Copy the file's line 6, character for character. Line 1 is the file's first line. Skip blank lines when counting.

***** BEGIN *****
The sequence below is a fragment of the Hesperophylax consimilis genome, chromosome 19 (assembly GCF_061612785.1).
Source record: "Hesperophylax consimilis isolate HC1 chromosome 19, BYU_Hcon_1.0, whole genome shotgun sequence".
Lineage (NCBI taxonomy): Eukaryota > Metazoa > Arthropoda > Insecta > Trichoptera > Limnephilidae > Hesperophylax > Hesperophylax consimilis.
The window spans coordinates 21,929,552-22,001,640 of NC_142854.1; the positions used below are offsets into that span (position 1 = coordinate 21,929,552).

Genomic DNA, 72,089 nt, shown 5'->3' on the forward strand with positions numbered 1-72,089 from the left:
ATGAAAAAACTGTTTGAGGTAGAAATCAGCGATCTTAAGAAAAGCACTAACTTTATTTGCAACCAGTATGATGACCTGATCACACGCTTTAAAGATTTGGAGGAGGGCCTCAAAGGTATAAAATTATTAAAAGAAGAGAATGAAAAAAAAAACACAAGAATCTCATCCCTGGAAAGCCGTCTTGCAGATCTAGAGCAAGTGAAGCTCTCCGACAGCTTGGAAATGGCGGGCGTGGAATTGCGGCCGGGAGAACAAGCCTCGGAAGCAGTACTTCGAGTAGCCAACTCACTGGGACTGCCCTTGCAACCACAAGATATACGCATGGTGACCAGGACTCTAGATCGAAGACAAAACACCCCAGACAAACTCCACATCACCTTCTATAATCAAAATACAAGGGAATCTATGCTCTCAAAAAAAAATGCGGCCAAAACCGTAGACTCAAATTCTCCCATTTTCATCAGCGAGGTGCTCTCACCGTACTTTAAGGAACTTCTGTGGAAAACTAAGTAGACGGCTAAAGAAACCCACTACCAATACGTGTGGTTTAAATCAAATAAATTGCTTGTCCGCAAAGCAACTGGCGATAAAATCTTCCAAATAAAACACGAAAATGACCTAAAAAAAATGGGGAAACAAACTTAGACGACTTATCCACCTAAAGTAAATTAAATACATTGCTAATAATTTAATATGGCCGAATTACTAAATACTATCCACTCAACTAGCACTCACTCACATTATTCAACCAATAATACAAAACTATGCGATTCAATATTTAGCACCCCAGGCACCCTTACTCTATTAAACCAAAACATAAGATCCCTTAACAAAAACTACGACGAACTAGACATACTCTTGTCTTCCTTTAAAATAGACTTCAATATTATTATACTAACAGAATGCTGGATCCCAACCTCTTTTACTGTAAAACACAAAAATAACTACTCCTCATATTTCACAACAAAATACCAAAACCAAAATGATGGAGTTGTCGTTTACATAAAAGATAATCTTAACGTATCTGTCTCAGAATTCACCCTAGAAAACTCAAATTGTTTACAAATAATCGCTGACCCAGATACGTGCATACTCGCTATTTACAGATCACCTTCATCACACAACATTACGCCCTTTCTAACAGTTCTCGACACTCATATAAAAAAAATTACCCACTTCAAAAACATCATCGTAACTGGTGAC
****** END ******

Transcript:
ATGAAAAAACTGTTTGAGGTAGAAATCAGCGATCTTAAGAAAAGCACTAACTTTATTTGCAACCAGTATGATGACCTGATCACACGCTTTAAAGATTTGGAGGAGGGCCTCAAAGGTATAAAATTATTAAAAGAAGAGAATGAAAAAAAAAACACAAGAATCTCATCCCTGGAAAGCCGTCTTGCAGATCTAGAGCAAGTGAAGCTCTCCGACAGCTTGGAAATGGCGGGCGTGGAATTGCGGCCGGGAGAACAAGCCTCGGAAGCAGTACTTCGAGTAGCCAACTCACTGGGACTGCCCTTGCAACCACAAGATATACGCATGGTGACCAGGACTCTAGATCGAAGACAAAACACCCCAGACAAACTCCACATCACCTTCTATAATCAAAATACAAGGGAATCTATGCTCTCAAAAAAAAATGCGGCCAAAACCGTAGACTCAAATTCTCCCATTTTCATCAGCGAGGTGCTCTCACCGTACTTTAAGGAACTTCTGTGGAAAACTAAGTAGACGGCTAAAGAAACCCACTACCAATACGTGTGGTTTAAATCAAATAAATTGCTTGTCCGCAAAGCAACTGGCGATAAAATCTTCCAAATAAAACACGAAAATGACCTAAAAAAAATGGGGAAACAAACTTAGACGACTTATCCACCTAAAGTAAATTAAATACATTGCTAATAATTTAATATGGCCGAATTACTAAATACTATCCACTCAACTAGCACTCACTCACATTATTCAACCAATAATACAAAACTATGCGATTCAATATTTAGCACCCCAGGCACCCTTACTCTATTAAACCAAAACATAAGATCCCTTAACAAAAACTACGACGAACTAGACATACTCTTGTCTTCCTTTAAAATAGACTTCAATATTATTATACTAACAGAATGCTGGATCCCAACCTCTTTTACTGTAAAACACAAAAATAACTACTCCTCATATTTCACAACAAAATACCAAAACCAAAATGATGGAGTTGTCGTTTACATAAAAGATAATCTTAACGTATCTGTCTCAGAATTCACCCTAGAAAACTCAAATTGTTTACAAATAATCGCTGACCCAGATACGTGCATACTCGCTATTTACAGATCACCTTCATCACACAACATTACGCCCTTTCTAACAGTTCTCGACACTCATATAAAAAAAATTACCCACTTCAAAAACATCATCGTAACTGGTGAC